The Attrition of Diagnostic Skills
Since the late sixties, medical technology has jumped ahead by eons, the same as most technology has in recent years.
In the late sixties and early seventies we did not have mammography, ultrasound, CT’s, MRI’s, PET scans or da Vinci robotic surgical procedures. What we did have were well trained physicians that could diagnose and treat without the myriad of tests now available. It has become much easier to grab a palm pilot and order multiple tests and let the radiologist or other specialist make the diagnosis. There has been a huge attrition in diagnostic skills of the physician today. The people that are in general medicine now, the family practitioner, function at approximately the same level as a physician’s assistant or a nurse practitioner.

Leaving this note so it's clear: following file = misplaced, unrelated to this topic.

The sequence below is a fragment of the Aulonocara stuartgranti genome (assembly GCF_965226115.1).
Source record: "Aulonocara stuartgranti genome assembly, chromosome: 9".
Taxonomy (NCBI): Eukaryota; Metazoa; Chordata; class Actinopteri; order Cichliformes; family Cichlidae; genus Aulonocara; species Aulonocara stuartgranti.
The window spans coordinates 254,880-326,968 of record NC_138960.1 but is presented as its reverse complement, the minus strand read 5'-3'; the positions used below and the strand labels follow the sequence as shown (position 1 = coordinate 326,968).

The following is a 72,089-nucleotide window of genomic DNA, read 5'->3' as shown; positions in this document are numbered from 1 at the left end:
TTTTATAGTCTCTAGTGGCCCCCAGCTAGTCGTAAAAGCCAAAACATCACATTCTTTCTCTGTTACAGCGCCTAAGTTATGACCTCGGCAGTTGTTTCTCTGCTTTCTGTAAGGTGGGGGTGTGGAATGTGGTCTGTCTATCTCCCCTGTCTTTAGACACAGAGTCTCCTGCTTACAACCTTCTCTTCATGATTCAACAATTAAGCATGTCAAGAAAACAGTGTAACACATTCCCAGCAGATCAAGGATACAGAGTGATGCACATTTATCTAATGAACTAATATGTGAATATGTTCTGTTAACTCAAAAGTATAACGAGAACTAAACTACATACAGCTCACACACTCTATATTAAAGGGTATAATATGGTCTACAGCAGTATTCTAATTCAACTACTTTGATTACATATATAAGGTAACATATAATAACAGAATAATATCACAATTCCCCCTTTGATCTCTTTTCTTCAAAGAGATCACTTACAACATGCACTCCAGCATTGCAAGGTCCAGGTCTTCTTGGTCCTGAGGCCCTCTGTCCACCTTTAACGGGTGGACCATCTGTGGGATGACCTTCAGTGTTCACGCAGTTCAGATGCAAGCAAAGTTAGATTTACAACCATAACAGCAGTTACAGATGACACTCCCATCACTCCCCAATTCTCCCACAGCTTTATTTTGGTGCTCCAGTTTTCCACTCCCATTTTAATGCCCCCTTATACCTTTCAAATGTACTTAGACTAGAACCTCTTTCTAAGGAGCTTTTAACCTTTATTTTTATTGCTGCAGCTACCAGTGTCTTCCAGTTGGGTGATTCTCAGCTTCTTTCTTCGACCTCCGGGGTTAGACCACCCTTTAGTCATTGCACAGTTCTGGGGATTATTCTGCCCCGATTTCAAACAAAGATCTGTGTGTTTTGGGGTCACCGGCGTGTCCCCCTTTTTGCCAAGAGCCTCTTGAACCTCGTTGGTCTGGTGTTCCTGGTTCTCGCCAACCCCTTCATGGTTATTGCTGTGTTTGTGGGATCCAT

How does this happen? Family practitioners are capable of doing much more in their medical specialties than they currently do. They are however severely limited by the restrictions specialists place on them. This may be not so much a case of specialists protecting their own “turf”, but rather of not looking at what the capabilities of the family practitioner. And if a family practitioner is not given privileges based on their capabilities why make medical school and all its branches necessary to practice a specialty at all? If someone is going to look at only a hand, a nose, mouth or throat for the rest of their career, why not start them out in their specialty training at age 18, 19 or twenty? After all, other than gaining social skills, is college and medical school really a necessity. Couldn’t we just have a hand or nose surgeon to put a whole damaged hand or nose back together again?
Just think we could have our own 38 year old Doogie Howser, MD., with twenty years of experience rather than the 38 year old specialists we have today that may have four or five years of experience.